The Geologic Imagination

We have been studying the sky and the stars since at least Sumerian times. When we look up into the sky, we are looking back in time. Our most advanced telescopes detect radiation from the birth of the universe – the birth of time. We have ventured far into outer space. Voyager 1, dispatched by NASA in 1977, has left our solar system, entered interstellar space, and at a distance of approximately 19.5 billion kilometres from the Sun, is still transmitting data to Earth. But how much do we actually know about the ground beneath our feet? We probably know more about the Moon than about the deep oceans, more about the skies than about what is underground. Inspired by geosciences, The Geologic Imagination zooms in on planet Earth. A fundamental starting point for this festival is the thesis that we live in a new geological epoch: the Anthropocene. Human activity has irreversibly changed the composition of the atmosphere, the oceans, and even the Earth’s crust. In the Anthropocene, humans have become a force on a geologic scale. Scientists have estimated, for instance, that humans move more sediment, sand and rocks annually than rivers, erosion and other nonhuman processes. Matthew Coolidge of the Center for Land Use Interpretation even states in his interview in the book that accompanies the The Geologic Imagination festival that ‘every molecule on the surface of the Earth has been affected by humans’. Another powerful example of radical human influence is the Aral Sea on the border between Kazakhstan and Uzbekistan. Before 1989 this was one of the four largest lakes in the world. Since the 1960s the lake has been shrinking because the rivers that fed it were diverted for irrigation projects. It split into four smaller lakes, and since 2014 the entire south-eastern basin had dried up. Most of what was the Aral Sea just 30 years ago is now the Aralkum desert. The electromagnetic footprint of human activity is also enormous. Suppose we were equipped with the appropriate senses and sensors, and looked at Earth from outer space. What we would see would resemble a giant Christmas tree, a planet that is brightly ‘lit-up’ with not only enormous amounts of visible light, but also with electromagnetic radiation ranging from radio waves to wireless telecom frequencies. The consequence of the thesis of the Anthropocene is that the emphasis is no longer on a world defined by human history. The perspective has shifted to forces that act on timescales beyond the perceivable. This shift is also marked by changes in the images of Earth. At the end of the 1960s the colour photos of Earth taken during the Apollo missions made such an impact that they are thought to have spawned a new ecological consciousness, simply because we could see ‘our’ planet from outer space. Now we can look at Earth from space at any time of the day on our communication devices. We can log into the livestream of the International Space Station, travel around the Earth in 90 minutes and see the sun rise twice above the planet’s curved edge. All of this challenges us to rethink our attachments to the world, and our concepts of nature, culture and ecology. How do we conceive of the world? How do we understand the systems and processes of nature, and our intentions and interactions with the planet? With the festival we examine how art and science map and document new insights, and how the changes and transformations that occur on a geological scale can become something humans can feel, touch, and experience. Sonic Acts invites artists and theorists to reflect on these transformations and make them imaginable.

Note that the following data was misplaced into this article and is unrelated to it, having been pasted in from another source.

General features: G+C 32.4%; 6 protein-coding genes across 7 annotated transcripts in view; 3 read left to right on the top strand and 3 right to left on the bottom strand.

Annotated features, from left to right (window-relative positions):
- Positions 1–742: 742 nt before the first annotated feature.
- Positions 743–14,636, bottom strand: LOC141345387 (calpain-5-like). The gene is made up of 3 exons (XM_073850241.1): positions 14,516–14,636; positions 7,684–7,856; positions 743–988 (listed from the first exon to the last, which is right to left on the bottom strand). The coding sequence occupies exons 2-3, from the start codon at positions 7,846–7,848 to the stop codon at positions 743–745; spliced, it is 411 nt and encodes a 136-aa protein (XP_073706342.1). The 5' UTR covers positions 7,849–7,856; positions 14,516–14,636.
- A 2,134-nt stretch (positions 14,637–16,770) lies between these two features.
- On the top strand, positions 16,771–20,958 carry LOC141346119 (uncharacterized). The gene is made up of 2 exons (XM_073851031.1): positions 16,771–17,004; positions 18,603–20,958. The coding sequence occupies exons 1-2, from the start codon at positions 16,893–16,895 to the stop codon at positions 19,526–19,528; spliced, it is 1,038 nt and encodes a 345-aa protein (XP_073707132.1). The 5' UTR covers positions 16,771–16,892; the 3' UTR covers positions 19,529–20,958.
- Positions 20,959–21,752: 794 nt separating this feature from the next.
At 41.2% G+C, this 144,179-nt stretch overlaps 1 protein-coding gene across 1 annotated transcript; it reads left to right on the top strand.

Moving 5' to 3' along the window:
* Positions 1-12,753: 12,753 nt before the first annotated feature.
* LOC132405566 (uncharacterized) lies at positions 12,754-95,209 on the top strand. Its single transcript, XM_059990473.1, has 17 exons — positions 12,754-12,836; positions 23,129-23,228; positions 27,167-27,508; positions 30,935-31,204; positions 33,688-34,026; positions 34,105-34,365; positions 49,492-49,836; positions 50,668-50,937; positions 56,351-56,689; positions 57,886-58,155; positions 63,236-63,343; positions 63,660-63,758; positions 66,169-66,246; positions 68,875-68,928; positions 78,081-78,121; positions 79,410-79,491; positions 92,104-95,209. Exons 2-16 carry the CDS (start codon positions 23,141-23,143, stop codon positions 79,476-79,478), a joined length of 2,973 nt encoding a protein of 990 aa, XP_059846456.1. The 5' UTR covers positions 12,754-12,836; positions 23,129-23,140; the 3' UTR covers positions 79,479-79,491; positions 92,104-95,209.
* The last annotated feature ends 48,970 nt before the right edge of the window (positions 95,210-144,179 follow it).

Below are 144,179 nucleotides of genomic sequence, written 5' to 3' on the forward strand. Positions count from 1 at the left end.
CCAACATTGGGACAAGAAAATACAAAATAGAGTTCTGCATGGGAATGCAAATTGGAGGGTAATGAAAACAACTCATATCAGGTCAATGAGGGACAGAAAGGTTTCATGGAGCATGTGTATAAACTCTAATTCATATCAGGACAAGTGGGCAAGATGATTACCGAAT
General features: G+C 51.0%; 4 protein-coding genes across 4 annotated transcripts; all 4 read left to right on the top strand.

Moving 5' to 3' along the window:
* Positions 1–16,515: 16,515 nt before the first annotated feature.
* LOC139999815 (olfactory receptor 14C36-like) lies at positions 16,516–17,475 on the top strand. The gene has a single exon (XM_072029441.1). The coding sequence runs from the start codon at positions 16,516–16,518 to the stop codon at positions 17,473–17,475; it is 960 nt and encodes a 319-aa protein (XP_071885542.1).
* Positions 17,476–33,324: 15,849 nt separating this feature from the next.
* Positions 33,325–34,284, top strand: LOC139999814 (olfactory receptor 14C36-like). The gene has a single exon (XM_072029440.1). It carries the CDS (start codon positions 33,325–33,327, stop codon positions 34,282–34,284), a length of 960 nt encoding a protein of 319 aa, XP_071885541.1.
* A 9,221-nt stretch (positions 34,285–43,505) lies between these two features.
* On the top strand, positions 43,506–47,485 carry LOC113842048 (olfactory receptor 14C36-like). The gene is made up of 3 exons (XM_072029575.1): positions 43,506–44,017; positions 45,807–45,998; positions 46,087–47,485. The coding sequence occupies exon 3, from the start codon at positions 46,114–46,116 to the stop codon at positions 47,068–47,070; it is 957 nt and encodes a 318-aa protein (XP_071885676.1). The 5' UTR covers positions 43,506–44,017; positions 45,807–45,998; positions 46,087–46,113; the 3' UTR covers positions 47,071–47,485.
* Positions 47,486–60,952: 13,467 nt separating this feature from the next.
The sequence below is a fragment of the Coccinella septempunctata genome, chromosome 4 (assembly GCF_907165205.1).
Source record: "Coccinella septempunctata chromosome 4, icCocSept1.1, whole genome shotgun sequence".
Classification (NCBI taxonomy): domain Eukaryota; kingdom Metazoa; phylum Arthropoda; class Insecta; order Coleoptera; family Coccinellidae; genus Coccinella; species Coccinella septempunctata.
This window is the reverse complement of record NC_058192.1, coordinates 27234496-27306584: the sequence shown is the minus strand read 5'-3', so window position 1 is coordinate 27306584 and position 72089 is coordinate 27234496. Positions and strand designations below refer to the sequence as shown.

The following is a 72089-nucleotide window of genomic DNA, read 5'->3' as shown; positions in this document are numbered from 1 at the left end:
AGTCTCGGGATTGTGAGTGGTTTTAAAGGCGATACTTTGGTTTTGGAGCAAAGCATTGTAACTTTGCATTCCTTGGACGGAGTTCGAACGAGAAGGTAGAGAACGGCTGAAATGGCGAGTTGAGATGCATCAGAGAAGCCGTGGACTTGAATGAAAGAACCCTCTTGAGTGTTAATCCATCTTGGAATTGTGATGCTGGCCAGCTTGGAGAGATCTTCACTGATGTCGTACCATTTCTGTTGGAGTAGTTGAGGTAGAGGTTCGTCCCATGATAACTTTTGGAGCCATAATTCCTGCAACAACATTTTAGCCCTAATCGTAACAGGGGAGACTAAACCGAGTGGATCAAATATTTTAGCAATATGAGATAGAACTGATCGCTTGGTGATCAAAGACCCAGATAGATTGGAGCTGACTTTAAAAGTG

About Sonic Acts

Since its inception in 1994, the annual Sonic Acts festival has questioned, examined,assembled and exhibited contemporary and historical developments at the cutting edge of the arts, technology, music and science. Over the years, Sonic Acts established itself as a thematic festival for interdisciplinary arts. Each festival edition explores the chosen theme by means of an international conference, a wide range of concerts and performances, exhibitions and screenings, covering a great variety of fields, practices and disciplines. More recently, Sonic Acts has developed into a platform for research, development and production at the intersection of art, science and theory. It also commissions and co-produces new works, often in collaboration with international festivals, arts organisations, funders and other partners. Sonic Acts is generously supported by Creative Industries Fund NL, City of Amsterdam and Paradiso.